For the past two weeks, every time I’ve got up from my desk to take a break and walk around for a bit, I’ve found myself whistling the melody to Beat Service’s Remix of Waiting For The Night by Armin van Buuren.
This song is stuck in my head. I can’t get rid of it, and honestly, I don’t mind.
There’s a reason people still listen to music from the 70’s. We like listening to music that can be remembered. What’s unfortunate is that few producers give thought to memorability—they make music that’s unnecessarily complicated, changes too often or simply lacks the “hook” that such music features.
In this post, I’m going to share 8 strategies you can use to make more memorable music. I use these strategies myself, and so do many others.
Why is it important to make memorable music? There are 3 main reasons.
- It stands out: The EDM scene is saturated with generic rehashed music. Memorable music stands out by accommodating an area in someone’s mind.
- It links with other experiences: Memorable music invokes memories. For example, every time I hear I Don’t Want To Miss A Thing by Aerosmith, I’m immediately reminded of my ex-girlfriend.
- It shows you’re a great artist: There’s a reason Top 40 producers get paid lots of money, and it’s not just because Top 40 music is popular. If you can consistently make memorable music, you’ll be respected as an artist and producer.
So, if you’re ready to make music like this…
…then this post will help.
(Yes, that was somewhat sarcastic. Even though Levels has become the source for hundreds of memes and jokes, it’s still a super catchy song and is, therefore, relevant to this article.)
Here’s what I’ll be going over:
- The Importance of Melody in Relation to Memorability
- Vocals: Giving Your Music a Human Element
- Why a Single Sample Can Change the Perception of Your Song
- Using Outside Influence to Your Advantage
- Remembering Rhythm: The Part Most People Forget
- Clearly Defining Your Song’s Structure
- Incorporating Symmetry on a Macro and Micro-level
- Why Simplicity Reigns Over All Else
Note: Due to the nature of this post, I’ve barely scratched the surface on some topics and strategies. I highly encourage you to do further research on areas that peak your interest.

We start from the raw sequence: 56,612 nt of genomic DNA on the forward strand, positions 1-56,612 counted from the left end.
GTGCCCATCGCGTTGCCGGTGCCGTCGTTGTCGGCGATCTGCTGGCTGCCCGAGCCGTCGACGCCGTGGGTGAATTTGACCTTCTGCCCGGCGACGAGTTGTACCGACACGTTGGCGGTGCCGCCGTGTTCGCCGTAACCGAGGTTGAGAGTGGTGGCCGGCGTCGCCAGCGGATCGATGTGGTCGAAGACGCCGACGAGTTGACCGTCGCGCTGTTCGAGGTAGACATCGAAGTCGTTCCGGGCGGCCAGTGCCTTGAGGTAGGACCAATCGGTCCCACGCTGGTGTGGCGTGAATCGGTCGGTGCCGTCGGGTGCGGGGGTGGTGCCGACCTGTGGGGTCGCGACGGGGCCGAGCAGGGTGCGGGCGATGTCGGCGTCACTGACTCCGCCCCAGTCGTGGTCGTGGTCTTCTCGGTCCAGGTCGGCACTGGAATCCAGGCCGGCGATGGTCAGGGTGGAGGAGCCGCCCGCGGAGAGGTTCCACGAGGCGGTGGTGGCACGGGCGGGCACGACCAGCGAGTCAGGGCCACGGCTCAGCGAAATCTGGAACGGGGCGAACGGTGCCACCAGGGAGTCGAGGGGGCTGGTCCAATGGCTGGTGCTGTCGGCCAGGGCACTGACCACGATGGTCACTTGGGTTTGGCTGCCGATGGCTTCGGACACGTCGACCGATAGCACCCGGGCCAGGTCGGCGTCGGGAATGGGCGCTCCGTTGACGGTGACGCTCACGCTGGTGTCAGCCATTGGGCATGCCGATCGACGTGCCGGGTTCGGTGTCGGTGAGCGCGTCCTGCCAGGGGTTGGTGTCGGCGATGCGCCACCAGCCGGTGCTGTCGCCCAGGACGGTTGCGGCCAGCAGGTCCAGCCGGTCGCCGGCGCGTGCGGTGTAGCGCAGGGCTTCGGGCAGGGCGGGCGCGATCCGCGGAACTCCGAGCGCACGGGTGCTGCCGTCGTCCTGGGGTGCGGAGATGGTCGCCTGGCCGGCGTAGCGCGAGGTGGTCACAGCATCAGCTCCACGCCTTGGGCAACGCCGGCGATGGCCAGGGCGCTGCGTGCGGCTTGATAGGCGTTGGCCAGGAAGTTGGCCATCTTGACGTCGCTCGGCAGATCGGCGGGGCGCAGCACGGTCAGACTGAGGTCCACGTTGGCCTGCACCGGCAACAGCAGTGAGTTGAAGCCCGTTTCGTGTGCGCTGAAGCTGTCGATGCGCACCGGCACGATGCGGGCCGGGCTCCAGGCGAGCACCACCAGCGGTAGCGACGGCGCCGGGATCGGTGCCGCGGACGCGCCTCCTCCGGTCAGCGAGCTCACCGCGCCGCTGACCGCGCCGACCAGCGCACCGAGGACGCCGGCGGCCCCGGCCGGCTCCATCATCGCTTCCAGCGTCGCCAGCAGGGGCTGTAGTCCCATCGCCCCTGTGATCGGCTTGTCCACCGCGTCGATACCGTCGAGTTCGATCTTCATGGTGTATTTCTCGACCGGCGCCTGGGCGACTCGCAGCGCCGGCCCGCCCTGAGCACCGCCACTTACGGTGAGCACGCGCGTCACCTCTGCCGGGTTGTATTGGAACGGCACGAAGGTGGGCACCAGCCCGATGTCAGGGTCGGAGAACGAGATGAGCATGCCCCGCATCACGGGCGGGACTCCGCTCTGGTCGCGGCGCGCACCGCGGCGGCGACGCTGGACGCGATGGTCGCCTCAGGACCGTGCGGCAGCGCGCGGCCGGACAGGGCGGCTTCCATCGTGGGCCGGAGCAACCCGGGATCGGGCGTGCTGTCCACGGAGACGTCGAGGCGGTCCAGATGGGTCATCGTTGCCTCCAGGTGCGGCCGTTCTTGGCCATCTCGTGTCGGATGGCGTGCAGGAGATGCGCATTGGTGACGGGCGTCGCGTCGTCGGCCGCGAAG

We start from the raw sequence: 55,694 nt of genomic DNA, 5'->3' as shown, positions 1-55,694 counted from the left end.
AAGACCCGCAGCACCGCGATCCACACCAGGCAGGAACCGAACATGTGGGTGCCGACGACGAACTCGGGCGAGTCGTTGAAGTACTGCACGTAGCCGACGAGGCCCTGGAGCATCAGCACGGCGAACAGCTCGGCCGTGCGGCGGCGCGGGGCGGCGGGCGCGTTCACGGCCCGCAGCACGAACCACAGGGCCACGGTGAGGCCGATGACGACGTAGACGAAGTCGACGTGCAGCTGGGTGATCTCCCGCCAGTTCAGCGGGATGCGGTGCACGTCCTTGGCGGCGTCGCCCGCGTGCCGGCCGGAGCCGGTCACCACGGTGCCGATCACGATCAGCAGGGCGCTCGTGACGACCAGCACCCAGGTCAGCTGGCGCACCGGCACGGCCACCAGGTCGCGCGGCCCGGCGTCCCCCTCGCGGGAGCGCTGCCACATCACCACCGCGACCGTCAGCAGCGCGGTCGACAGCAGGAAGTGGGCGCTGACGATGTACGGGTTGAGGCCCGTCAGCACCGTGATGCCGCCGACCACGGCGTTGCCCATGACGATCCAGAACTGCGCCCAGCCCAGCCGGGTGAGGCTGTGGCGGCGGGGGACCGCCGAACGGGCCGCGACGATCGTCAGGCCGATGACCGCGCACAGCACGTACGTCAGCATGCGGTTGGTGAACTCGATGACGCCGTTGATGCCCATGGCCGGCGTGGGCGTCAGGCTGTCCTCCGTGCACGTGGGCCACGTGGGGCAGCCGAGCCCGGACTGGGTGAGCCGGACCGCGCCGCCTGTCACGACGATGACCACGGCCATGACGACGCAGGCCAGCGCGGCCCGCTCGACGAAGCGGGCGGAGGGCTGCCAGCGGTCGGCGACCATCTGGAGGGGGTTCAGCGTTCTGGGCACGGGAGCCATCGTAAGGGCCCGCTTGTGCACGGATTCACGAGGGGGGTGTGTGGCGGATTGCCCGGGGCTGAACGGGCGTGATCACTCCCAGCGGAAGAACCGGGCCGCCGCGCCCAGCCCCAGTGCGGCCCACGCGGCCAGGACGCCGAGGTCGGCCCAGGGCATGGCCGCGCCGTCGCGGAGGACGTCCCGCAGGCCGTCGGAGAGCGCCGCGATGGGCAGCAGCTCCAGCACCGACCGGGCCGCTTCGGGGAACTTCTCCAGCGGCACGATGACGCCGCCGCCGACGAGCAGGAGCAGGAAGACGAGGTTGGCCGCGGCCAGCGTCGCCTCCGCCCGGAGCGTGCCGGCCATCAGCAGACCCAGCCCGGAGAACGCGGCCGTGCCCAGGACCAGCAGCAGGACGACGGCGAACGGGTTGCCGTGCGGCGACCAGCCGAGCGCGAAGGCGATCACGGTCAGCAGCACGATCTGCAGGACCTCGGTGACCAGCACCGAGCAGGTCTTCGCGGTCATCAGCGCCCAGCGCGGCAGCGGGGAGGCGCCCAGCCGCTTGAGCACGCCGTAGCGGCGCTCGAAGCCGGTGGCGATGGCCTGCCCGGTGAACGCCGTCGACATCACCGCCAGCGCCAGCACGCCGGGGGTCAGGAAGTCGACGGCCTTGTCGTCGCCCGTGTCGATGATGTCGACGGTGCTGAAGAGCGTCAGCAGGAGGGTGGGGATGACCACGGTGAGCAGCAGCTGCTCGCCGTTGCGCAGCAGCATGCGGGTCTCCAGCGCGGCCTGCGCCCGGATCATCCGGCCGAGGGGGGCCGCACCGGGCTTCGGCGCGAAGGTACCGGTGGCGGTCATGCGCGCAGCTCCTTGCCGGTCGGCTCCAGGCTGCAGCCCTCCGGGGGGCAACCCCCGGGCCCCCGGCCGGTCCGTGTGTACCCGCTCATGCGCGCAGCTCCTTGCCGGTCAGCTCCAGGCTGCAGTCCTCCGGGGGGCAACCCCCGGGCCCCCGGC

Making Memorable Music Takes Time
If you’re hoping to get to the end of this post and have the ability to make a memorable song straight after, then I’ve got some bad news for you.
Making memorable music takes time and effort.
It takes trial and error, and it requires a ton of feedback from others.
The strategies shared in this article are better categorised as “skills.” For example, being able to write a catchy melody is a skill, just as clearly defining your song’s structure is. A skill is not something you can immediately acquire—it’s something that’s developed over time.
With that said, learning about these strategies is helpful regardless of your skill level as a producer. I wish I’d learned about them earlier on. Whether you’ve been producing for 5 years or 5 weeks, there’s something here for you.
1. Create Melodies that Listeners Remember
If you have any hopes of making memorable music you need to learn a thing or two about writing melodies. To do this, it’s important to know what makes a melody memorable.
Note: if you want to learn more about creating memorable melodies, read this post.
There are several characteristics of a memorable melody:
- Strong rhythm: Most if not all memorable melodies feature a strong rhythm. The horizontal placement of notes (rhythm) is just as important as the vertical placement.
- They’re simple: The most memorable melodies in dance music are simple. Take Eric Prydz’ Every Day, for example, it’s basic, but it works.
- They’re logical: Some melodies jump from one note to the next leaving a significant distance between them, others are more subtle and go up and down by one scale degree. In any case, memorable melodies are logical – they make sense to the ear.